Kabul, 2016. I’d been here before: a cold cup of Nescafe and stack of overly formatted CVs on the table next to me, an over-worked HR officer slow-blinking at me from across the room in subtle panic. Of the 35 CVs in the stack, culled from hundreds submitted online, only two had any mention of ICT experience—the rest were full of network engineering degrees, Oracle and Microsoft certifications, and years and years of experience managing IT networks and project systems. If I had been looking to hire IT staff, I would have been spoiled for options—but I wasn’t. I was trying to hire an ICT officer, and it was almost impossible. Just as it had been in Cambodia, Jordan, and Senegal. Why, oh, why was hiring ICT staff so hard, and what could we do about it?
What’s the Difference Between IT and ICT Anyway?
One of the main reasons for such staffing despair is that the difference between IT and ICT generally is both misunderstood and underestimated. Using definitions painted with the broadest brush possible, IT can be considered the “hard side” of technology—hardware, code, systems administration, server maintenance, and generally thankless but crucial work that allows us all to use project IT assets like computers, web, and server. ICT is generally the “soft side” of technology—designing and managing digital strategies, content and processes, integrating software and technology tools into project programming, working alongside software firms and project staff to customize tools to meet project needs. While one may think that being good at one of these naturally flows over to the other, they’re actually quite unique skill sets with significant differences between them. Much like being a good cook doesn’t necessarily make one a good host, being great at IT often does not translate to the ICT realm, and vice versa.
Seek and Ye Shall Find: The Right Job Description for the Right Hire
Two key challenges in hiring for ICT in emerging markets are that a) the term, and related skill set, is still quite nascent, and b) strong tertiary education in computer science means there’s a huge amount of qualified IT professionals. We found that a strong job description, including significant detail around desired experience and keywords and examples that ICT professionals would recognize such as Open Data Kit, Mobile VAS, and shortcode, got us better results in terms of initial applicants (though we still had to wade through a deep pool of CVs to find them). By placing the keywords early on in the job description, we were able to signal to the right candidates to highlight such experience in their CV. Additionally, and this is perhaps the most important learning, changing the position name from ICT Specialist/Officer to Digital Platform Specialist/Officer or anything without the “I(C)T” in it cut the number of “hard” IT applicants in half, and opened up the pool to candidates with more digital marketing experience (something which aligned much more with what we were looking for).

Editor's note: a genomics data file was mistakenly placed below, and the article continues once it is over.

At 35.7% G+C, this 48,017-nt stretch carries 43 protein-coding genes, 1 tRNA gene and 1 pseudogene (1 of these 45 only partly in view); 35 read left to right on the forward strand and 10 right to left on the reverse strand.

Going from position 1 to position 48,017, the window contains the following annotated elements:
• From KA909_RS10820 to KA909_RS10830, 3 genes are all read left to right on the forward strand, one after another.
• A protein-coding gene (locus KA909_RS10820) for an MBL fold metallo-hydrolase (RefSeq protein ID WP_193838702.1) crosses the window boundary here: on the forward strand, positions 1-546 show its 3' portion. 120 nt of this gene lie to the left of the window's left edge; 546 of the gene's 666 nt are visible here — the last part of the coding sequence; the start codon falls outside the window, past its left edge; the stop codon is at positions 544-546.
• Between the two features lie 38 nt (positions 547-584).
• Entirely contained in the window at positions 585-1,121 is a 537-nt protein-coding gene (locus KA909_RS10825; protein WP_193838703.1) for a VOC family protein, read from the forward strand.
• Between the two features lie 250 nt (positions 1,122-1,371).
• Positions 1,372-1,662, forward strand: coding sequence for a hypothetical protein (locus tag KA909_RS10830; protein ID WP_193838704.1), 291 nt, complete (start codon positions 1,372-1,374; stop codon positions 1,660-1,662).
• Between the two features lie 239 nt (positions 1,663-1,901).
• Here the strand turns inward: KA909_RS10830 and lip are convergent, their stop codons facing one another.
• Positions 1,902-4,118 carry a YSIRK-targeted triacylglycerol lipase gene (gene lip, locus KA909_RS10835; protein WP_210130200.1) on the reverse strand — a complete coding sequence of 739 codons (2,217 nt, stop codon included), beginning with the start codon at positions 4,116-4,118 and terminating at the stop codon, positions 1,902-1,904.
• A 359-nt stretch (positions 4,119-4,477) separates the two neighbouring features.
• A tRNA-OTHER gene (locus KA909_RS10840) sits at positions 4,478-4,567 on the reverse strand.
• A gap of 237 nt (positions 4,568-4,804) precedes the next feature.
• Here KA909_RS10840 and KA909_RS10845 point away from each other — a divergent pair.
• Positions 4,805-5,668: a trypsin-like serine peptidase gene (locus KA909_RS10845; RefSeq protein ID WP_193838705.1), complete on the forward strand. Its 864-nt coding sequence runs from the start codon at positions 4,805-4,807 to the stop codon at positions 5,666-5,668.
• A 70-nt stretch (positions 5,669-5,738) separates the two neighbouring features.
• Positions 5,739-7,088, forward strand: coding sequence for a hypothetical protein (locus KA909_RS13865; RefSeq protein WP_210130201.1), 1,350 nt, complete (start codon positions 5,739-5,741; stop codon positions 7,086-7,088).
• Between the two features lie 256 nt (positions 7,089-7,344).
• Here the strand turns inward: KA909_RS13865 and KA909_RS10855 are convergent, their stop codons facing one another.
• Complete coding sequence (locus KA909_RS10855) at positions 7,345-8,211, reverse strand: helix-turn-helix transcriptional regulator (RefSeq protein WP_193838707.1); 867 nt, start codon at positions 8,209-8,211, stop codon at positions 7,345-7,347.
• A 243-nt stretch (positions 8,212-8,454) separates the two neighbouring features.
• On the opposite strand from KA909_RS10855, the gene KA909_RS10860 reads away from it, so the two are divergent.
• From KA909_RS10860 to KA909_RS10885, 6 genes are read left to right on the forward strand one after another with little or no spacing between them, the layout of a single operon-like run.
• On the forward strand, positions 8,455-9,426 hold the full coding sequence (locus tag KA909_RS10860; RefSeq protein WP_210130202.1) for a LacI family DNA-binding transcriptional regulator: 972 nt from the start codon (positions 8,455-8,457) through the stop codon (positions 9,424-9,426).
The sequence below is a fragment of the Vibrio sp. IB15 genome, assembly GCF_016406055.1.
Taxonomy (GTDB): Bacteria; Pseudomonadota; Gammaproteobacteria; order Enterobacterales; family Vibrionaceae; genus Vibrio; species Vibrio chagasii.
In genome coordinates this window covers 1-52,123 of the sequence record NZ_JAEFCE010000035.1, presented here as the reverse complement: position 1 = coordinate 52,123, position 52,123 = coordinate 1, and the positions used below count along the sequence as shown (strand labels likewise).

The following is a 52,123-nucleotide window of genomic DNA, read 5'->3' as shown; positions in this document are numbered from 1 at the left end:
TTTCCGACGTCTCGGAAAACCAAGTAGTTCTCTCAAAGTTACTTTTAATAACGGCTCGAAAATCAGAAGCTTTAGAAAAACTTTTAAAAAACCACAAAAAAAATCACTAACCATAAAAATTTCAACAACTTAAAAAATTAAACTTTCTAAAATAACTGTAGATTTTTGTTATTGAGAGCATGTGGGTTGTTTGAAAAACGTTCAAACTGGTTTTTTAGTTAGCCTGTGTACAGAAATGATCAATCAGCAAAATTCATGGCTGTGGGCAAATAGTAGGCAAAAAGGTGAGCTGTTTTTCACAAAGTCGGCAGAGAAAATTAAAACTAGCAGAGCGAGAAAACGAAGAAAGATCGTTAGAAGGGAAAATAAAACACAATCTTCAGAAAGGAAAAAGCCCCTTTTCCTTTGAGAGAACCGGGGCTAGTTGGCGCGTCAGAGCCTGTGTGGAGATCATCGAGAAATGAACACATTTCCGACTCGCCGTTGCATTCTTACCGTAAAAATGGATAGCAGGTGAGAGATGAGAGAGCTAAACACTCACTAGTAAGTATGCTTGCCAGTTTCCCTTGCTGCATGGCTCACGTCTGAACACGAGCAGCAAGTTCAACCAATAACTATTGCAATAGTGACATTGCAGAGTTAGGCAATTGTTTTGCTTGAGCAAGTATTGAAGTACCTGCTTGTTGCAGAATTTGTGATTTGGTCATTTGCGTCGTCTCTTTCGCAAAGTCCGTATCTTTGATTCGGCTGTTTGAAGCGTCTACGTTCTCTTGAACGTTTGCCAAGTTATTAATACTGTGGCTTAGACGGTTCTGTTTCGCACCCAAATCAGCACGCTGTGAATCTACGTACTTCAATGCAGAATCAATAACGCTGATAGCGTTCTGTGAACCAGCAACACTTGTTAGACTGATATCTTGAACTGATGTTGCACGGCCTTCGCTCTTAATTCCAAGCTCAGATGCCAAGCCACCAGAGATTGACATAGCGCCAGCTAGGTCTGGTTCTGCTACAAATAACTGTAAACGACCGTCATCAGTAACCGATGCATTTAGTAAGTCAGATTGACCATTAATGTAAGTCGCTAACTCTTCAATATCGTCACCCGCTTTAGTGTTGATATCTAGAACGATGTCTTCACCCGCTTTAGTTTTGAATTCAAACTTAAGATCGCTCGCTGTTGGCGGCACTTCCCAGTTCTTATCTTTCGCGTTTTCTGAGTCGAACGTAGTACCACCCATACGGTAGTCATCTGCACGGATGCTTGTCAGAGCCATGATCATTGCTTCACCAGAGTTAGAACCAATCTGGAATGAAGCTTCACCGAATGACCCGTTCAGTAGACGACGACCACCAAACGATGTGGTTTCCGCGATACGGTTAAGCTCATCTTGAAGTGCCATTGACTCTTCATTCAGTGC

Questions on Questions on Questions
We were finally able to narrow down our applicant list to two extremely strong candidates after digging deep into their experience during the interview process. Because there is somewhat of a mental block around ICT in the markets we work in, you have to work extra hard to surface experience candidates might have in it. We did this through scenario questioning, wherein I would describe a typical ICT scenario such as needing to get regulatory approval for a shortcode, and then ask the interviewee how they would solve the problem. Despite having zero mention of any such work on their CVs, both short-listed candidates had done extensive shortcode work in the past and were able to talk me through various approaches with great fluency. For those that hadn’t done such work, it was obvious right at the beginning of their answer that they weren’t the right fit for the role. By doing a few such scenarios, we were able to test candidates knowledge of typical ICT terms, skills, and experience without going through their CV job-by-job. Often, we set the CV aside entirely during the interview.
Lessons Learned: Words Matter
While hiring for ICT staff is still a challenge, we’ve worked hard on the ICT Team at DAI to collate lessons learned across countries and projects and come up with guidelines and templates for projects to use in their hiring process. While these resources are still works in progress, as the market is changing rapidly as more digital jobs come online in emerging markets, these guidelines and sample job descriptions have allowed projects to hire more efficiently for ICT positions, and ensured that projects with robust ICT components have the right people to manage them successfully.